Mar 24, 2009

Conserving water

In recent years the water crisis has emerged as a challenging reality that reflects severe problems and issues in the global context which will intensify unless proactive measures are taken to address them. The water problem is twofold, first there are standing environmental challenges in terms of water pollution, scarcity, and drought, and second, there are water crises in terms of international dispute over water right and use because of transboundary geographical extent.Given the extent of transboundary river basins as well as transboundary groundwater resources and freshwater aquifers that cater for the needs of rural and urban communities over the globe, there are 263 transboundary lakes and river basins in 145 countries forming about half of the earth’s land surface. This has also rendered conflicts and issues volatised between states over water which need to share responsibilities and opportunities for cooperation and collaboration through transboundary equitable water management.The Indus basin has transboundary location in Pakistan, India, China, Afghanistan and Nepal. The extensive glaciers of Himalaya, Hindukush, and Karakorum occurring in Pakistan, Nepal, Bangladesh, Bhutan, India and Myanmar serve as the major source of freshwater to people in China as well as South and Central Asia who derive a wide range of benefits from them such as irrigation, hydropower, drinking, daily consumption and transit. Water loss and mismanagement of this invaluable natural asset would herald water scarcity and food shortage affecting economic activities, agriculture and millions of people who depend on this resource in these countries at large. Similarly in Europe the Danube River is in a watershed that includes eighteen countries – more than any transboundary basin in the world.Sharing the responsibility to manage transboundary waters for current and future generations has global implications and potential for prevailing peace and harmony in the world. The world’s available freshwater that transcends most political and administrative boundaries must be shared among and between individuals, economic sectors, intrastate jurisdictions and sovereign nations, while ensuring environmental sustainability.Nonetheless, growth of economy and needs of human population have played leading and major driving factors of tension, conflicts and disputes over water within countries. Water-related conflicts and contestations may lead in the near future to water wars both in the developed and developing worlds. Because of its importance water has assumed geo-political status which is an essential instrument for economic and social development in the world.Because of its diversified uses and extreme importance in our daily life, it is imperative to conserve water. We cannot imagine survival on the face of earth without water, whose consumption has almost doubled in the last 50 years. As a matter of fact, of the total water 97.5 per cent is in ocean, 2.5 per cent is freshwater (of which 68.7 per cent is in the form of glaciers, 30.1 per cent ground water, and 0.8 per cent permafrost), and surface/atmospheric water is 0.4 per cent (of which freshwater lakes constitute 67.4 per cent, other wetlands 8.5 per cent, soil moisture 12.2 per cent, rivers 1.6 per cent, atmosphere 9.5 per cent, plants and animals 0.8 per cent).It is our moral obligation to take care of this comparatively little available freshwater quantity of life-supporting resource, because there is no alternate option to switch over to such a free natural gift at all. It’s unethical to have this portion of the available water polluted and contaminated by and large.Both quality and quantity of water is extremely indispensable for human health, animals and plant life. Water pollution and water-related diseases are not uncommon in developing countries because of poor institutional and structural arrangements for the treatment of municipal, industrial and agricultural waste. In developing countries inadequate access to water contributes to people’s poverty, affecting their basic needs, health, food security and basic livelihoods. Bettering the access of poor people to clean water would potentially contribute towards poverty eradication, good health, and uplift of livelihood of local people.There is an intense need to conserve water resource for ourselves and millions of other ecological entities on the face of the earth. There is a saying that what we do on earth is mirrored in the water. It is the task of governments, environmentalists, conservationists, planners, institutions and, in fact, every individual to prudently mange and conserve water resources. Mohammad Niaz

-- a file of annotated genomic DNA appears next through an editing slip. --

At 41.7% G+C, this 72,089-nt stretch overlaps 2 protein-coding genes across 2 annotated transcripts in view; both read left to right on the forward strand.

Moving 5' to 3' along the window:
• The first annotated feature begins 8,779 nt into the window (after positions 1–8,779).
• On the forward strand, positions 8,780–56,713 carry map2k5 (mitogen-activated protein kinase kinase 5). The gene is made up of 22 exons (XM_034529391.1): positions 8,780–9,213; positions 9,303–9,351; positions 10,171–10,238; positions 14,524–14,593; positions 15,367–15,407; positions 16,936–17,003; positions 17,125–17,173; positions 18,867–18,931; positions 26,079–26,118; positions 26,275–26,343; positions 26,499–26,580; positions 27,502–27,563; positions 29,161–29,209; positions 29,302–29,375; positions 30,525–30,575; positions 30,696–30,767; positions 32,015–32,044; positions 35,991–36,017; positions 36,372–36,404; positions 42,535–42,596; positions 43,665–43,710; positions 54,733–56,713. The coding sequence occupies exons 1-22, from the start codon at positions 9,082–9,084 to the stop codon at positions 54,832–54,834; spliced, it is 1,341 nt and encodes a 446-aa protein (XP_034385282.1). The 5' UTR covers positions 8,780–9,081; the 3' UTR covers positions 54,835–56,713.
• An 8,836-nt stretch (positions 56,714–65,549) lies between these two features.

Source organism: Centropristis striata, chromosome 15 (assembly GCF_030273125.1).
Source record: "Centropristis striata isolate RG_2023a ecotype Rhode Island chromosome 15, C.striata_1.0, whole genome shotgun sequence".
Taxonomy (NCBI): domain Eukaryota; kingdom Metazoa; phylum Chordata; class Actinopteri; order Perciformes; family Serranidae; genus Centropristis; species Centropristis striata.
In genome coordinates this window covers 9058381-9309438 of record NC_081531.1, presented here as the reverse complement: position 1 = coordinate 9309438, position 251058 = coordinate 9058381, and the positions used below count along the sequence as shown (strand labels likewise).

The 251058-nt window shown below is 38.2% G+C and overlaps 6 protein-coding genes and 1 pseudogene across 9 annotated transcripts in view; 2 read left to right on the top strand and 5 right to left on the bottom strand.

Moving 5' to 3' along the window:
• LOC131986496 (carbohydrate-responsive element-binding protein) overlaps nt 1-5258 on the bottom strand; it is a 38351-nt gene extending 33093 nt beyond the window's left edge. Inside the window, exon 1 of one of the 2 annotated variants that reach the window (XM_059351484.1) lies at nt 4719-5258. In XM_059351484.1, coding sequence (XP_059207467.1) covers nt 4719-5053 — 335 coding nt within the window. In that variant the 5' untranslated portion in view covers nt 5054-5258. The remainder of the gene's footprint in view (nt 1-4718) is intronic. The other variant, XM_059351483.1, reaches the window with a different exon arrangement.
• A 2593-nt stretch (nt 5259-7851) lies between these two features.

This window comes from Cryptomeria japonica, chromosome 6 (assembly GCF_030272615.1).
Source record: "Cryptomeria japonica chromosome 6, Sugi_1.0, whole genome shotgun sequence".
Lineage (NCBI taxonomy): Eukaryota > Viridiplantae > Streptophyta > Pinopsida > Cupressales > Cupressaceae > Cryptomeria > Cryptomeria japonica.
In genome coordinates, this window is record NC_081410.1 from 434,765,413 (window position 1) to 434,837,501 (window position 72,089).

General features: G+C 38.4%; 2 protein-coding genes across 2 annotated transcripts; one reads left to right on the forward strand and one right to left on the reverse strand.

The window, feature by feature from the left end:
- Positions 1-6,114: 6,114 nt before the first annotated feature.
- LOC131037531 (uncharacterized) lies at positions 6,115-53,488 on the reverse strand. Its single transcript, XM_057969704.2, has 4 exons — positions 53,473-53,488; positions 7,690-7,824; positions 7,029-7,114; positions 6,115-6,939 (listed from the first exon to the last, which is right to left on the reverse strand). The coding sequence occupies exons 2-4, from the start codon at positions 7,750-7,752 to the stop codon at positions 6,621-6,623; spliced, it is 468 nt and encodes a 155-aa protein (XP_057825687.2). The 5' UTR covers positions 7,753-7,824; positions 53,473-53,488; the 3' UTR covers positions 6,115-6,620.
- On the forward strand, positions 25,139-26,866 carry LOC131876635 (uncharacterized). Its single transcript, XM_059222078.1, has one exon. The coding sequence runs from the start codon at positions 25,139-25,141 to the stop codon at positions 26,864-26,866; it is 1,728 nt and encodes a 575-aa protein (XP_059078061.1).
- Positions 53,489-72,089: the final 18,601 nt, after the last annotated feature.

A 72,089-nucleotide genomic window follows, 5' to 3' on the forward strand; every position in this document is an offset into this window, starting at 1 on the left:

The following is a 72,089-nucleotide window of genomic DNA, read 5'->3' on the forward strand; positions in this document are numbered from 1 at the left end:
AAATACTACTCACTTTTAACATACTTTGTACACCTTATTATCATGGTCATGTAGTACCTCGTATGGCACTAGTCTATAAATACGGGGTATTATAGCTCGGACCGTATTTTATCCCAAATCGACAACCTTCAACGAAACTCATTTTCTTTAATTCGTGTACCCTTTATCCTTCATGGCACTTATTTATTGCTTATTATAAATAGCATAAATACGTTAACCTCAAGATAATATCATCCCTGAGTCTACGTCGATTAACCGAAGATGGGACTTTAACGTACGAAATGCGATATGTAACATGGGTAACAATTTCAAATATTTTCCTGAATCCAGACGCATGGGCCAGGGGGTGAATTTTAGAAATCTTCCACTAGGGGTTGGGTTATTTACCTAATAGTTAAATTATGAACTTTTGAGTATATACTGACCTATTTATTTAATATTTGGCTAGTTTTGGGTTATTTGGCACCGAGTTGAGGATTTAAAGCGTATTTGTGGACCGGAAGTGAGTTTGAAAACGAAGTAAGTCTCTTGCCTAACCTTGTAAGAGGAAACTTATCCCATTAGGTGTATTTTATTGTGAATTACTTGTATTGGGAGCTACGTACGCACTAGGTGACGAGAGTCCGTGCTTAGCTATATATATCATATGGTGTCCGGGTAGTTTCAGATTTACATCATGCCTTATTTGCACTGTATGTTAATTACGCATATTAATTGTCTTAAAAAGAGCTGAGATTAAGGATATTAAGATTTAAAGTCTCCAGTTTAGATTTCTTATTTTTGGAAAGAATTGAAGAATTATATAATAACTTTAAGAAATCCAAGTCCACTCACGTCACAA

3 comments:

  1. Future Provision of water is also depends on the safety of our water resources. Which are in danger due to pollution caused by industries and other sources. I think you should consider recycling of Industrial water. There many Industrial water treatment consultant including http://www.jnblabs.com/who are providing great services.

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  2. Wonderful article, thanks for putting this together! This is obviously one great post.Thanks for sharing.

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  3. Articles and content in this section of the website are really amazing. Great ideas indeed! I will surely keep this in my mind!

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